Can We Remember This–Can We Believe?

“We are God’s work of art, created in. Christ Jesus for the good works which God has already designated to make up our way of life.”

Ephesians 2, 10



When I write–whether poetry, fiction or even these blog posts–I find myself lost in the process. The same happens when I engage in painting, photography or any sort of creative effort. The most powerful thing occurs when I go back, for example, to a poem or the novel that I’m in the process of publishing and can’t even remember having written the words I discover. Art takes us outside of ourselves.

Is that what it’s like for God when the work of the Holy Spirit takes hold of us, when grace enters in and fashions us into a Masterpiece in God’s own image? Have you ever asked yourself, “How did I get here? Who did this for me, in spite of myself?”

Thank you, Divine Artisan.


The day wind felled a weary oak,

we donned old clothes and boots,

took pails and spades in hand.

We ventured out into the brumy cold

to scoop red clay, harvesting Earth.

That night we sat around a fire.

Faltering flames dispelled the cold

that seeped through dense stone walls—

walls caching sacred secrets of a century, or more.

We worked the clay for days,

extracting grit and stones—

Earth’s grainy cells

that would, ignored, destroy

our own creative efforts.

Tediously, we toiled for perfection.

And when the day arrived to mold

and fashion terra cotta worlds,

figures formed of toil and imagination,

We discarded clods of mud

still clinging to our hands.

Yet now and then we’d find a pebble.

Copyright: Victoria Slotto, 2011

(This poem is an account of an experience I had while living in France in the early 70’s.)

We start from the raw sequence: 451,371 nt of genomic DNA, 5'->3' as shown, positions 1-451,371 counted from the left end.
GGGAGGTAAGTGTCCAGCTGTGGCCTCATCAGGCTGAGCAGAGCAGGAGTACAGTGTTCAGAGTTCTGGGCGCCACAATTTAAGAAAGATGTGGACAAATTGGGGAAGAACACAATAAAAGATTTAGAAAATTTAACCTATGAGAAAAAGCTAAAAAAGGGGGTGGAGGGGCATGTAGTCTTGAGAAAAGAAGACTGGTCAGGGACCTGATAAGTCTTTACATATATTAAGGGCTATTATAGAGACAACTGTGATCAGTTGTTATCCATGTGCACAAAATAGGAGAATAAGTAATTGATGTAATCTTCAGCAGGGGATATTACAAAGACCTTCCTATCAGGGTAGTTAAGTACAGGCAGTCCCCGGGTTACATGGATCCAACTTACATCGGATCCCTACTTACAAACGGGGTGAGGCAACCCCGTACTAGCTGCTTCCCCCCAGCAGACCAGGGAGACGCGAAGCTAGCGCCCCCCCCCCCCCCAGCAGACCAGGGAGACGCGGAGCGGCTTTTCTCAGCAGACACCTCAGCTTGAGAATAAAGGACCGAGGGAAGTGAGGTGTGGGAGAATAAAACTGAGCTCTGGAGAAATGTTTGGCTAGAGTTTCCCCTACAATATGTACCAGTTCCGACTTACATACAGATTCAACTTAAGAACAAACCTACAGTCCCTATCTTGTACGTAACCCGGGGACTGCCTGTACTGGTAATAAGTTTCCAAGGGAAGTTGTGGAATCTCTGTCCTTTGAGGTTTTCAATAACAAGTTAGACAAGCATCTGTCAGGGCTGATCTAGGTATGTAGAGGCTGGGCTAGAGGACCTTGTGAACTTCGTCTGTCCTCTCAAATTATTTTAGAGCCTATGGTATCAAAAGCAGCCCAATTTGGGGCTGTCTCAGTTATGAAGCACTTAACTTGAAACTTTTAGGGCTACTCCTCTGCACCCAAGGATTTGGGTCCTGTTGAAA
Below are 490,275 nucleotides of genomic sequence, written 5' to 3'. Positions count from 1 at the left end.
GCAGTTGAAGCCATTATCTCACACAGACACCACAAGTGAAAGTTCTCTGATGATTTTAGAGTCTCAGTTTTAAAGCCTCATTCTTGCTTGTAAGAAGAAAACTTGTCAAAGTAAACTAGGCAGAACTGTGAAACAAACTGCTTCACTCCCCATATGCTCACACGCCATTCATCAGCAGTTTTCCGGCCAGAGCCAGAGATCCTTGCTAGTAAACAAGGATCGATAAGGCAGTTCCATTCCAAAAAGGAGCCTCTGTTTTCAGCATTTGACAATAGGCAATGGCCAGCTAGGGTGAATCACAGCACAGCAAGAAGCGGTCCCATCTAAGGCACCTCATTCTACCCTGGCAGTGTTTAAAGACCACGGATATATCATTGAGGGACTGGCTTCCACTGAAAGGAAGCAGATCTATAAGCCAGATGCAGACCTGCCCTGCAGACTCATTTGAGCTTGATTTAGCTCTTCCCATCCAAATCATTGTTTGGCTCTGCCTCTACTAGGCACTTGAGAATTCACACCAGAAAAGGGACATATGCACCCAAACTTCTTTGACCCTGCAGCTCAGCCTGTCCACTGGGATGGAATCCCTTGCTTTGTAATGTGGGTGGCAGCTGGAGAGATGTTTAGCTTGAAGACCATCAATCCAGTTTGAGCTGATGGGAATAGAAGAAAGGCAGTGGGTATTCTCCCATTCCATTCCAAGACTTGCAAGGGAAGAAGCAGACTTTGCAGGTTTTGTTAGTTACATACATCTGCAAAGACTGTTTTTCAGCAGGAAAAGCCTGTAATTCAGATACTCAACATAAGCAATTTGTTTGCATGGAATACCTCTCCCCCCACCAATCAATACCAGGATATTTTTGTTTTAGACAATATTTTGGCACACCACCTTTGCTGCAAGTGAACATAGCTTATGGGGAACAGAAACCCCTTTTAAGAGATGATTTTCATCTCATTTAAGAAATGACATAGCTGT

5 thoughts on “Can We Remember This–Can We Believe?

  1. Rallentanda says:

    I think it is the Holy Spirit that enters us when we create things of beauty.It is God’s gift to the creative artist and has an important purpose in the scheme of things. Conversely a powerful Prince of Darkness can enter the creative process as well . Music (without words)is the purest art form because it is impossible to contaminate .


  2. Rallentanda says:

    Christianity with a twist.Now that’s an interesting concept:) Religious discussions are a potential mine field even within the same sect. I met my only blogging friend on a Christian site which can get very heated at times and it is quite understandable to me now how the 100 years took place:)

    We are both Catholics but on a few issues will never agree. However we are still friends in spite of that and I have learned a lot from him , and how a religious background has fashioned the way I think and am (something I was quite unconscious of before) so I continue to look forward to learn from your jottings and thoughts on temporal and spiritual matters.


  3. wolfsrosebud says:

    it’s the unfolding of sanctification God must smile on… oh, that pebble.


  4. I have to admit to having that experience of looking at things I have written and asking myself the same questions, did I really right that and sometimes thinking, what was I thinking?
    The whole question of life and purpose does oftenpuzzle me. I do ask that question why have I been able to live this long, which is not that long but I have had friends die much younger than me and why am I still here when for example my mother died aged 57 some 30+ years ago when I have the same physical issues she did.
    I think we have a purpose in this world, we contribute in so many different ways to the world around us. I am here to be me and to be me to my children all of whom are now grown and are their own people but who call me often and still want to confide in me when the time is right.
    So yes Victoria in spite of myself and my body’s deterioration with age I am still here and doing what I can to be me.

    Liked by 1 person

    • I experience the same things. I have had health challenges throughout my life, a kidney transplant. My entire family (except my 94 year old Mom) were never sick and didn’t quite understand me and what I couldn’t do. Now they are all gone and here I am–still unfolding God’s work of art. Thank you for the thought-full comment, Michael.


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